MLB 15: The Show comes with a host of gameplay modes both online and off. In addition to the standards, including Play Now and Franchise, the heavy hitters this year include Road to the Show (work your way to the majors) and Diamond Dynasty. For those familiar with Madden cards, the latter is going to look familiar. Collect baseball cards to build a team and challenge other players (or the CPU) with your custom teams. It adds a bit of an interesting twist to standard drafts and other ways to play, which hardcore fans will certainly appreciate. Finally, for the seventh inning stretch, there are some Challenges and Mini-games that will take a bit less time to play through.

MLB 15: The Show has a fair system in place, for the most part. It didnít feel overly batter-friendly and gave total control to the pitcher and his relievers. This doesnít mean that the game was easy, but it was easy to get into. Learning to take precise control did take some practice, and even still there is also a certain amount of controlled error present that forces good baseball strategy as well.

For example, while pitching was pretty straightforward, learning to control the plate took a bit of time. Each pitcher is slightly different and each pitch type causes a unique approach to spraying strikes versus wild pitches. Learning to control the corners is a must, and reading each batter stance can help get them to chase pitches as well. Then, when the pitcherís arm begins to wear out, it is imperative to get some relief pitchers warming up in the bullpen so that they donít get brought in cold.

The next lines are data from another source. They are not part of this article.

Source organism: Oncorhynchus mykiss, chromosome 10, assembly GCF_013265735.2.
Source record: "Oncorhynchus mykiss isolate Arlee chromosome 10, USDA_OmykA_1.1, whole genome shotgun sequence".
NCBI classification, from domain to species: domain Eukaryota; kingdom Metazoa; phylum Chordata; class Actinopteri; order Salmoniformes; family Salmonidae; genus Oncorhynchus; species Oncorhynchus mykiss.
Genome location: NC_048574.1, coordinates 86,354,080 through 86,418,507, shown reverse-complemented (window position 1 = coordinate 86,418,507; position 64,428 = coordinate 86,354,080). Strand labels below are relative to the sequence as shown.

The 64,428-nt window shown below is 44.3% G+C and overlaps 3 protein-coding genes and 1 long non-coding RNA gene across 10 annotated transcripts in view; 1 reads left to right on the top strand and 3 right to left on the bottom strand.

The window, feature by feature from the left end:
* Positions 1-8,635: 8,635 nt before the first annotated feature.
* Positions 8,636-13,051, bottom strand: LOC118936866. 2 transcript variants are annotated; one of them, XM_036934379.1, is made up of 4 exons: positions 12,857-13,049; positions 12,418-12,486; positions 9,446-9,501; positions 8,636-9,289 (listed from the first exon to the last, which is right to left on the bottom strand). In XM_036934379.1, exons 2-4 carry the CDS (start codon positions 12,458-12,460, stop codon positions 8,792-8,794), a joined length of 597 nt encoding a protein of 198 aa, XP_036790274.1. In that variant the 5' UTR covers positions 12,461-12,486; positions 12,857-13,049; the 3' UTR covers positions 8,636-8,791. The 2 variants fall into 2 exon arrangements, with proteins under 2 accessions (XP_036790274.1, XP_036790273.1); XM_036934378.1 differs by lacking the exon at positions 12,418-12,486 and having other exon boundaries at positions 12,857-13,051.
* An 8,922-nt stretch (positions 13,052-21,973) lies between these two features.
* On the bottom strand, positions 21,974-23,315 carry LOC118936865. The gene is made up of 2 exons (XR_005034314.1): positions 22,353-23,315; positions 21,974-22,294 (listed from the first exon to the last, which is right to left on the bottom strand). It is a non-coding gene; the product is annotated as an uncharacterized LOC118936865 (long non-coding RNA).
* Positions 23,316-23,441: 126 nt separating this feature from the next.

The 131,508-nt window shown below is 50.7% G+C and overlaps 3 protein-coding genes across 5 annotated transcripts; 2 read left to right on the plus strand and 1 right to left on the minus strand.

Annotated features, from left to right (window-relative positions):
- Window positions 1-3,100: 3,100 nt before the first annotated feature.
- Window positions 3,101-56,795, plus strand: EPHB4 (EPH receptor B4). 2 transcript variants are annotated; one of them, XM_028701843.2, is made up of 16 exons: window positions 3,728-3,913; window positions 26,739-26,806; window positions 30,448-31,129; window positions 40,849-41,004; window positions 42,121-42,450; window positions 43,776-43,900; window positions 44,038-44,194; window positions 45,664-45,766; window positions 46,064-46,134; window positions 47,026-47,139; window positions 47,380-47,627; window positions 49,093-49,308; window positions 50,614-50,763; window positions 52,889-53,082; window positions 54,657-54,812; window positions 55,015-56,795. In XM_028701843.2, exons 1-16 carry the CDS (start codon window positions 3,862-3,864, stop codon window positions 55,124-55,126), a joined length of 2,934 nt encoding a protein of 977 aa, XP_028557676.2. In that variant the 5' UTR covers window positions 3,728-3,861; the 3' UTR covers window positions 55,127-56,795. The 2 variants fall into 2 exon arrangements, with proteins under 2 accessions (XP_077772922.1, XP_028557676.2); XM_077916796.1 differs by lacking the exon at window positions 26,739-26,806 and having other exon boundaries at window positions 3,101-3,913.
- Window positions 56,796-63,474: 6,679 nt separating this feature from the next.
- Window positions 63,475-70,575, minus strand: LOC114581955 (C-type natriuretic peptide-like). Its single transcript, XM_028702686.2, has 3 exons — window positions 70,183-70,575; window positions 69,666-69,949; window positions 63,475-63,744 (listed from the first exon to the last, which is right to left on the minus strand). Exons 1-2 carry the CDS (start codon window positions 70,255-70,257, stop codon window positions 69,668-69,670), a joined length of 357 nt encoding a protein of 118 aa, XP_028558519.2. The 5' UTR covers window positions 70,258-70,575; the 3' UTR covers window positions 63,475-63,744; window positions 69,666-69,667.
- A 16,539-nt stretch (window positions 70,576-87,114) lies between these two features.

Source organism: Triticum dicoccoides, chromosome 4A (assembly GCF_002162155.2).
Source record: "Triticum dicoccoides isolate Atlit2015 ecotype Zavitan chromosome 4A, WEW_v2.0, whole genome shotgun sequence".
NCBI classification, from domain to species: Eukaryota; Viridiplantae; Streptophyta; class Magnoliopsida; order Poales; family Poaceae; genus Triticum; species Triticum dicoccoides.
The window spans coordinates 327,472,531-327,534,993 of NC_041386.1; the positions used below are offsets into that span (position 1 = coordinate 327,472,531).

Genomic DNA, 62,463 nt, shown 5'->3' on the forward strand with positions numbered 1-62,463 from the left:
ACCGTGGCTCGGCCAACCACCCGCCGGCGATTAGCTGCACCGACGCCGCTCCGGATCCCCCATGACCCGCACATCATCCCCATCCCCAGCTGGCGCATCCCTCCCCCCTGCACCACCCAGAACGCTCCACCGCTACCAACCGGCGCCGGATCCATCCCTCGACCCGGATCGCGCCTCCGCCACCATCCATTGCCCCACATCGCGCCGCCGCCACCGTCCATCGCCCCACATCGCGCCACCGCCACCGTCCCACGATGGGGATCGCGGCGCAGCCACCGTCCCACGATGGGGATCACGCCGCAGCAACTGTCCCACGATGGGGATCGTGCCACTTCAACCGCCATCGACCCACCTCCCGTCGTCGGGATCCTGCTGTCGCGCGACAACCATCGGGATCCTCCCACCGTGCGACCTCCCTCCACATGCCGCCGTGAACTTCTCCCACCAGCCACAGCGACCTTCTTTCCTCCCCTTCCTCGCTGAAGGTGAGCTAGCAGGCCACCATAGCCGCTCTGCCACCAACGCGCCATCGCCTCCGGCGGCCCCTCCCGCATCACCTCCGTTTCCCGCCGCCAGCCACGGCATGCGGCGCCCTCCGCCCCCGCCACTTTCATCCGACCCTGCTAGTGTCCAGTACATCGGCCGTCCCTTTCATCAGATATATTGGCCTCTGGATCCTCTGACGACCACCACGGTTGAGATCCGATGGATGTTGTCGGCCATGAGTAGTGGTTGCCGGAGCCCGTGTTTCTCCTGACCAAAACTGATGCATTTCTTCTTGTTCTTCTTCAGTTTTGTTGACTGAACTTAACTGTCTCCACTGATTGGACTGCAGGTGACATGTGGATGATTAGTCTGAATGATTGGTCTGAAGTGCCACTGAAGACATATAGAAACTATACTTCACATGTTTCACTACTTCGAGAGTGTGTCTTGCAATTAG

Batting and base running was another beast in and of itself. At the plate, timing is everything. Learning to wait on a pitch is one of the biggest methods of success, but it can still be tough to determine where the ball will actually cross the plate. After reaching first, it can be a bit chaotic (but not impossible) to control multiple runners. Master this and base hits can become game winners in any inning.

Game Mechanics:
From first launch, the player is given the option to basically play as a seasoned veteran or as a rookie, in terms of what kind of gamer he/she is. This will determine the control scheme and thus how easy or hard it may be to pick up and play. It is possible to bypass some of the fine control for ease of use and vice versa. Either way, there is still much to do with timing in MLB 15: The Show.

One of the most important aspects of MLB 15: The Show is the ability to time your button presses. This is true no matter which side of the plate youíre on. Batting takes some practice because each pitcher is subtly different. It is very easy to swing early due to the translation of a 3D ball on a 2D screen, but guessing the pitch can slightly help. Throwing the ball after fielding is very much a timing issue as well. The power and accuracy of the throw will make or break a possible out or an errant throw, as well as either string together for a smooth catch and throw or end up with bad timing.

Overall, MLB 15: The Show is a pretty solid title, although I do wish there was just a bit more fluidity present in the game. At times, it felt as though there were slight hiccups in either framerate or animations that cause just enough disconnect to keep this from being a possible gem. The game modes were nice, however, so that does add quite a bit of replay value. As mentioned above, pitching ended up being my favorite aspect of the game, so that was a nice surprise considering so many baseball titles are focused on big bats.

-Woody, GameVortex Communications
AKA Shane Wodele